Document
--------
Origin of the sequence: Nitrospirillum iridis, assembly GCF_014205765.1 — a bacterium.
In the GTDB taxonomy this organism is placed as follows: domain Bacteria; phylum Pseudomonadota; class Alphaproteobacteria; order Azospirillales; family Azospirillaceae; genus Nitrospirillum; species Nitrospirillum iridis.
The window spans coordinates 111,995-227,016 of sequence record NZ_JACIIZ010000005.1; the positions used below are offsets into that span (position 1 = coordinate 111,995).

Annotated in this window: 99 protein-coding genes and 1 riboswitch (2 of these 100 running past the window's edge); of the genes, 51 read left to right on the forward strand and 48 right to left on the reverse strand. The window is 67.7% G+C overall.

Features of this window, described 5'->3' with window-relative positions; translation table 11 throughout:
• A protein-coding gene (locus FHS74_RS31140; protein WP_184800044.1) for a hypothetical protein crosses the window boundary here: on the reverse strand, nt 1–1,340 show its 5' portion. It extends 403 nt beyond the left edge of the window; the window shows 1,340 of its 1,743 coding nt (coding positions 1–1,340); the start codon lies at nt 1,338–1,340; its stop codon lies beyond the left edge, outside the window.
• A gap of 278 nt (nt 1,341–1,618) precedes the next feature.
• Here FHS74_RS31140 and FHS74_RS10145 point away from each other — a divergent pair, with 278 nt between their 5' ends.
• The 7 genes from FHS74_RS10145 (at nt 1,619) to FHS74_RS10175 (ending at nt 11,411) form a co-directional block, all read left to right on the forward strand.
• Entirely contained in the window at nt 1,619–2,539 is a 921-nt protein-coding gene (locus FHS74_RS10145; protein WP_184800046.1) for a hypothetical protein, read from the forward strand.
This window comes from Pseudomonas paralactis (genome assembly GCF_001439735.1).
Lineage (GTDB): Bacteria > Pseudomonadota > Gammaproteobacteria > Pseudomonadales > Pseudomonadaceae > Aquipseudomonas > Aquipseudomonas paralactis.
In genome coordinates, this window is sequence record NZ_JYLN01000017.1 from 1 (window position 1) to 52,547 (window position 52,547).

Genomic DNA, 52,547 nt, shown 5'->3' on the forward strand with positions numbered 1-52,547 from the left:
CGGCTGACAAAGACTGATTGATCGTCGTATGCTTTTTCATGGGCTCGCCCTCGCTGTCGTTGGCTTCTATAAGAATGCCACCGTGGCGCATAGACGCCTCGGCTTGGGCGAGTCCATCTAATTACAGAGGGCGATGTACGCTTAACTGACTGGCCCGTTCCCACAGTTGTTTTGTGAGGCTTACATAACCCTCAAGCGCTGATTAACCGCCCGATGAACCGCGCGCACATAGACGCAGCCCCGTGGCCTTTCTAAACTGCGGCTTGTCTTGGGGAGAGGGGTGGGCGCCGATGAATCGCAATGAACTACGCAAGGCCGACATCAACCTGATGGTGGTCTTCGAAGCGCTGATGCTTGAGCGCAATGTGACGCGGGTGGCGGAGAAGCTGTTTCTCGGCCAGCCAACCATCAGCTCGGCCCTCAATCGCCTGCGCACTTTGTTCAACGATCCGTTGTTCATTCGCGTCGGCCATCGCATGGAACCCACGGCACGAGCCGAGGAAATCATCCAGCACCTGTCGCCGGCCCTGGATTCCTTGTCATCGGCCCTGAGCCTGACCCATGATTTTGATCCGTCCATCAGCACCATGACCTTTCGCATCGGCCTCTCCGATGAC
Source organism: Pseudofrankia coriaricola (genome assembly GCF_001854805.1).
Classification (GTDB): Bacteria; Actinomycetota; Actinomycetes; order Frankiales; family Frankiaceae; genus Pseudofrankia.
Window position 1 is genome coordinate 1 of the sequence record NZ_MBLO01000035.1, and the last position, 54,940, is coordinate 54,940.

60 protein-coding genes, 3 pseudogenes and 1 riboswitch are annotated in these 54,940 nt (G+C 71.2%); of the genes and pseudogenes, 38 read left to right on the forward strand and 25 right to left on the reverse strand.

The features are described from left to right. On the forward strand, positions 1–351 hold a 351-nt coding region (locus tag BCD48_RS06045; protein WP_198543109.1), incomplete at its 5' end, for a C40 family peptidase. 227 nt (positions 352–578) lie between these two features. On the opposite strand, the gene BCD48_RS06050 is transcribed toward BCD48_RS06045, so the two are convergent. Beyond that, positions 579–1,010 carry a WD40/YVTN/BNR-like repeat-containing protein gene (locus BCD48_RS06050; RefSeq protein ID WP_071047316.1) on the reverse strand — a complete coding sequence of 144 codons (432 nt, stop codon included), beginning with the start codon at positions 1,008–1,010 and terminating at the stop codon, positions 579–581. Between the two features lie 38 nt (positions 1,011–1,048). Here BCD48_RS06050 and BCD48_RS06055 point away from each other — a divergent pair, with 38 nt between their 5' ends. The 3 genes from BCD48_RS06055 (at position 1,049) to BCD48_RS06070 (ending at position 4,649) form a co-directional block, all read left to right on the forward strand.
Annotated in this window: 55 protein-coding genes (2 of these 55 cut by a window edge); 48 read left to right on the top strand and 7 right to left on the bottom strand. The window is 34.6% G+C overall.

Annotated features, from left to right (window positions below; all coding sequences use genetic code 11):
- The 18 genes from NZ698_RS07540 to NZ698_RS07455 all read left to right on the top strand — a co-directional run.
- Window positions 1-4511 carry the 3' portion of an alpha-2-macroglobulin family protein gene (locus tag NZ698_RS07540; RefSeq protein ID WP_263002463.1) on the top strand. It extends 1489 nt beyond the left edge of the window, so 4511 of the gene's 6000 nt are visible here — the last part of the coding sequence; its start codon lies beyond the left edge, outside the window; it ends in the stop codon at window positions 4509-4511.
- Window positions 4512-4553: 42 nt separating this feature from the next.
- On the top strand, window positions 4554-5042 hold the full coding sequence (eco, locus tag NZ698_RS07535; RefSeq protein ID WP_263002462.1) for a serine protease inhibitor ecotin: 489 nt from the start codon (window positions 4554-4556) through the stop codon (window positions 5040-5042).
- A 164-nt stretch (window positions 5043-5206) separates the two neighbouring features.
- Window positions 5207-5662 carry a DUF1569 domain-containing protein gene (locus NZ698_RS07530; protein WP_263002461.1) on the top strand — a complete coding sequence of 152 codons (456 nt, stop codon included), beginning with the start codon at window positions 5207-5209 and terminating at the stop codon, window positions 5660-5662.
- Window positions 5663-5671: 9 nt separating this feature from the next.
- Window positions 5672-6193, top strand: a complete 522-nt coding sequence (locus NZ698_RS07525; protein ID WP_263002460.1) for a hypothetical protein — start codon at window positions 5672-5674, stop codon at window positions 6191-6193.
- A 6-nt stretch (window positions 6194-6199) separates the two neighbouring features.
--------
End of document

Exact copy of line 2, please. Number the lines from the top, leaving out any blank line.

In the GTDB taxonomy this organism is placed as follows: domain Bacteria; phylum Pseudomonadota; class Alphaproteobacteria; order Azospirillales; family Azospirillaceae; genus Nitrospirillum; species Nitrospirillum iridis.